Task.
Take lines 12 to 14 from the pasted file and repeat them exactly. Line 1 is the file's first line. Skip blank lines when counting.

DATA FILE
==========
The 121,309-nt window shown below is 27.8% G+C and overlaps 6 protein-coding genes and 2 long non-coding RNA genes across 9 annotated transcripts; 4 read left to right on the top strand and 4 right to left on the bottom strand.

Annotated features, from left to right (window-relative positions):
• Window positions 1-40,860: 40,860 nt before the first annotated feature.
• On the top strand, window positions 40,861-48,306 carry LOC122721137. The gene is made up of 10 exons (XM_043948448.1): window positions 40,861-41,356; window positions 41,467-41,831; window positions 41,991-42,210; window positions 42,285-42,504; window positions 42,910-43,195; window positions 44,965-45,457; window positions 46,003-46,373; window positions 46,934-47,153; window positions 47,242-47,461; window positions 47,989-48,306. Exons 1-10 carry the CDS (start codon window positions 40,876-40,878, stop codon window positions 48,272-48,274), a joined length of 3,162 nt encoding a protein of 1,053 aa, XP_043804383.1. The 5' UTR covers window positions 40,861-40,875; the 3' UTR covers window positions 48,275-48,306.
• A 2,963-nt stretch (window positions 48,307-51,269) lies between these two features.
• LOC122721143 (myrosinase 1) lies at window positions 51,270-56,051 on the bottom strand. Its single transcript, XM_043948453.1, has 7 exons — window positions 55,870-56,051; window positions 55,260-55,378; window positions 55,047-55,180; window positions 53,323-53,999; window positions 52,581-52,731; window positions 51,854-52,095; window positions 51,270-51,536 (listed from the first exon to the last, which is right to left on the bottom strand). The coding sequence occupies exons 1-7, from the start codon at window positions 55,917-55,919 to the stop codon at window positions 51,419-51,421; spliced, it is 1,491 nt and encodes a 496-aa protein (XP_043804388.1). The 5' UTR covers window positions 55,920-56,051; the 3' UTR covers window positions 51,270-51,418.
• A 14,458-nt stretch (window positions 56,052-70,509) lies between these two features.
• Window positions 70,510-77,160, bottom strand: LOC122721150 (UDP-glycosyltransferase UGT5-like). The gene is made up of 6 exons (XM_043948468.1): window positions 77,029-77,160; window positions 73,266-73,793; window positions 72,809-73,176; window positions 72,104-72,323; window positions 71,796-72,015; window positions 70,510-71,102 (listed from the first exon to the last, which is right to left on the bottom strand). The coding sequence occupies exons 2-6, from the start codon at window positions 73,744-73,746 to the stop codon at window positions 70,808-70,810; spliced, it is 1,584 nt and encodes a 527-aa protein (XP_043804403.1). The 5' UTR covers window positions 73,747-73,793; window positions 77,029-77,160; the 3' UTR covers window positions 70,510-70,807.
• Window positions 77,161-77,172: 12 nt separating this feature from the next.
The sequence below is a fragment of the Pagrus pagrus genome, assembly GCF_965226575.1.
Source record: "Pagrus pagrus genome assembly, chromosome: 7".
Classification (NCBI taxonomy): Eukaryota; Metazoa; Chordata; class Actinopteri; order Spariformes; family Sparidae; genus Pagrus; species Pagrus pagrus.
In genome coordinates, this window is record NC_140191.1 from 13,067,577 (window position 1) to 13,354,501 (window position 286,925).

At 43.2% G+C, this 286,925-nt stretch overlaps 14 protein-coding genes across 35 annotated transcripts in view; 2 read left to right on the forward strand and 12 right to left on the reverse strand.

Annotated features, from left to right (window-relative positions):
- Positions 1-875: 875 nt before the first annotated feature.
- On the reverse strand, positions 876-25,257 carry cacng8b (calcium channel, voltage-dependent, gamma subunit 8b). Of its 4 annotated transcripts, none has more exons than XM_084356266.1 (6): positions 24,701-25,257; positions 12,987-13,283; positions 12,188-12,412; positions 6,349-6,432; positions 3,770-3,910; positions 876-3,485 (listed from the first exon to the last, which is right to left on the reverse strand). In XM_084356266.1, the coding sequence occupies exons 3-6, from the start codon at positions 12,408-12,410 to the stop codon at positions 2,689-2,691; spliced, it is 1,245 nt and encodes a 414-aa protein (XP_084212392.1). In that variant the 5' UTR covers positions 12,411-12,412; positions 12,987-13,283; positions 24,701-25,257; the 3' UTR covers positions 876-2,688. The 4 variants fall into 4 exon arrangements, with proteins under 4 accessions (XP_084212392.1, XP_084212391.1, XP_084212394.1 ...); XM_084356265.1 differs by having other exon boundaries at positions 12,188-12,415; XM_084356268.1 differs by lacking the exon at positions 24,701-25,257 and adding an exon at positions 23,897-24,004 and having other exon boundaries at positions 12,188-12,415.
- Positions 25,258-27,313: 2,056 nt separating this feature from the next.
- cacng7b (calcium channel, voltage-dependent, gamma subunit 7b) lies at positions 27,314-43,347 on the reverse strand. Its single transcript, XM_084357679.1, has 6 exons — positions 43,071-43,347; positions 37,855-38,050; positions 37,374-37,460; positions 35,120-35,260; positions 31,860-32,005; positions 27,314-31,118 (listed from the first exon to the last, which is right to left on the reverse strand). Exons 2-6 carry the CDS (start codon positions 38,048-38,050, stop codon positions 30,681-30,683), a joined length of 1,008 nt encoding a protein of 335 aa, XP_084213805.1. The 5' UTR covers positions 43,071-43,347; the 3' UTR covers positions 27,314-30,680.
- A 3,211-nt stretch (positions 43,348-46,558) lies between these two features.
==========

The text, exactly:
Classification (NCBI taxonomy): Eukaryota; Metazoa; Chordata; class Actinopteri; order Spariformes; family Sparidae; genus Pagrus; species Pagrus pagrus.
In genome coordinates, this window is record NC_140191.1 from 13,067,577 (window position 1) to 13,354,501 (window position 286,925).

At 43.2% G+C, this 286,925-nt stretch overlaps 14 protein-coding genes across 35 annotated transcripts in view; 2 read left to right on the forward strand and 12 right to left on the reverse strand.